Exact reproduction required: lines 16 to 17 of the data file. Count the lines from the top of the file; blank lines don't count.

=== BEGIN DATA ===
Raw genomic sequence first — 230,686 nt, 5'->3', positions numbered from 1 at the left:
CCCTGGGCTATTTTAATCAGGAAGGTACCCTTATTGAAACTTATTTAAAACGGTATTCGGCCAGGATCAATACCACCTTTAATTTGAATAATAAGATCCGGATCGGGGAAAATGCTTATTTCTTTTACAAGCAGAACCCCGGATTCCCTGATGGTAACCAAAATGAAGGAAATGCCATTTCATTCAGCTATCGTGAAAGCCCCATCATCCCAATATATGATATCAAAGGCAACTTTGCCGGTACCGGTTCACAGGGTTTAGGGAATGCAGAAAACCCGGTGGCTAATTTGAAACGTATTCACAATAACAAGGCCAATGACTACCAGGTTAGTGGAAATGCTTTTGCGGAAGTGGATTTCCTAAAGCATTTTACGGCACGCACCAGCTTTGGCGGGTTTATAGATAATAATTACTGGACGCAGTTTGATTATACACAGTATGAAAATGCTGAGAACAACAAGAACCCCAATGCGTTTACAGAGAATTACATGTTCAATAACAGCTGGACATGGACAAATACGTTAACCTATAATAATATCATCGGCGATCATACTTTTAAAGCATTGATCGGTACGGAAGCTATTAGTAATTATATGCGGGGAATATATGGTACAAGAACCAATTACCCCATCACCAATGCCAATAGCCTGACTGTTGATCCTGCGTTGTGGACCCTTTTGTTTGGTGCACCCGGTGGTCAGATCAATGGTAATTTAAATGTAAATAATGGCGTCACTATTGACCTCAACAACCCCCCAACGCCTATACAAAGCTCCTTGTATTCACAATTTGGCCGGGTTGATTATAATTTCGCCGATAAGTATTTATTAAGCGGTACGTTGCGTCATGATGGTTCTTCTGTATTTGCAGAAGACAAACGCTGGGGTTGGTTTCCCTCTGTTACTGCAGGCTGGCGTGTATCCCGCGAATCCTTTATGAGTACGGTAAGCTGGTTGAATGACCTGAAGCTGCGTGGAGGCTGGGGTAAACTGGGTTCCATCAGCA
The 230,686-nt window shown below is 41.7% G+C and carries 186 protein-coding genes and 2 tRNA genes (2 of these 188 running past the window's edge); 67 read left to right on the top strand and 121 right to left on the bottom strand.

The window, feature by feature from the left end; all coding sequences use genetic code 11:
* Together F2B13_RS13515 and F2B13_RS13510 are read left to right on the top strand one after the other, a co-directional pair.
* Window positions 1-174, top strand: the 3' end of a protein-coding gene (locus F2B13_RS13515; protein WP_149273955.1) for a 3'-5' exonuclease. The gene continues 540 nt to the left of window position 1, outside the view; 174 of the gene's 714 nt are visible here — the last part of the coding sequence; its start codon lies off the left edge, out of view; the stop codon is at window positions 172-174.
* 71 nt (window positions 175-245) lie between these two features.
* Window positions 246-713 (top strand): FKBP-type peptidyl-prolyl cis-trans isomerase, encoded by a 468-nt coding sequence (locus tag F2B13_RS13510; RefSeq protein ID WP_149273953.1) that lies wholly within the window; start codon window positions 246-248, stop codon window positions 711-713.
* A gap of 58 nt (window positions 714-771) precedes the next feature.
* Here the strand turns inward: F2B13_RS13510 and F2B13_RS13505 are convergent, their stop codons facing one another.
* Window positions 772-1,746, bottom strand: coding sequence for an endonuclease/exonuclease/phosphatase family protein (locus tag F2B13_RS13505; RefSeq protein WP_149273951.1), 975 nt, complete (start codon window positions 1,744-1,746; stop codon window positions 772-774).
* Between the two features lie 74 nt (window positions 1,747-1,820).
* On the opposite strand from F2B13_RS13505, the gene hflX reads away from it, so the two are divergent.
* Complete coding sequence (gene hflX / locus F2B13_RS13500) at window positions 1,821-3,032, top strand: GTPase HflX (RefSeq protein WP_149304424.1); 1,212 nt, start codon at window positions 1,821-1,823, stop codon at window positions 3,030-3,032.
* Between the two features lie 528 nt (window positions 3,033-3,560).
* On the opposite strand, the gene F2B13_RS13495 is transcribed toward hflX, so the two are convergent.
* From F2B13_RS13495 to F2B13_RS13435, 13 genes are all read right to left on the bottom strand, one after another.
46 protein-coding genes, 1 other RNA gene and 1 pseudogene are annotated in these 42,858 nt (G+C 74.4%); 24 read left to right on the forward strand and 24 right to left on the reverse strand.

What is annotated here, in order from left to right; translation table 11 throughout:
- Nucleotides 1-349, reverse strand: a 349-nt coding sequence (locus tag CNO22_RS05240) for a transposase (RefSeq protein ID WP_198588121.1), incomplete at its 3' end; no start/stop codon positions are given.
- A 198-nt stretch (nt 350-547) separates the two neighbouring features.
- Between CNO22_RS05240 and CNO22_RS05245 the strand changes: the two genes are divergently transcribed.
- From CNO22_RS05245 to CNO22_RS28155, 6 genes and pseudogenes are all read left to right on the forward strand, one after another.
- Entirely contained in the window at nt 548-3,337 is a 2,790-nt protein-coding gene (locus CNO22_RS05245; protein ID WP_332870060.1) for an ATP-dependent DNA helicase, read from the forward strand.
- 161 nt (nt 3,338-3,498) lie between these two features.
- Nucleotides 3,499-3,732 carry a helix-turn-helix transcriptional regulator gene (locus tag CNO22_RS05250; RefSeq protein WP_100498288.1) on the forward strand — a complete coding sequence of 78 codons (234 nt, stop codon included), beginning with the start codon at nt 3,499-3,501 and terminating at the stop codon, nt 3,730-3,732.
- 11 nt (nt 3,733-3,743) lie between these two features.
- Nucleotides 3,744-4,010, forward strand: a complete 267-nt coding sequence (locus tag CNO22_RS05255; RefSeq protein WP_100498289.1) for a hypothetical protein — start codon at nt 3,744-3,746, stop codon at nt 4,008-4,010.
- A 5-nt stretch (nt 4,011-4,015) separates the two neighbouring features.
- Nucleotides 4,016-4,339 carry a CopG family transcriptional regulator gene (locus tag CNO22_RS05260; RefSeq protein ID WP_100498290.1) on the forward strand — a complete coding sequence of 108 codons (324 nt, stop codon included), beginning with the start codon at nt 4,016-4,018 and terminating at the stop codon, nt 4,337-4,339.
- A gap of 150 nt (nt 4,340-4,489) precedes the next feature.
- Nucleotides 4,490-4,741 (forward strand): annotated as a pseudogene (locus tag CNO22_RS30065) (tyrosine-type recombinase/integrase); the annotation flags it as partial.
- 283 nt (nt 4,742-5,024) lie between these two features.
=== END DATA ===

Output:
* On the opposite strand, the gene F2B13_RS13495 is transcribed toward hflX, so the two are convergent.
* From F2B13_RS13495 to F2B13_RS13435, 13 genes are all read right to left on the bottom strand, one after another.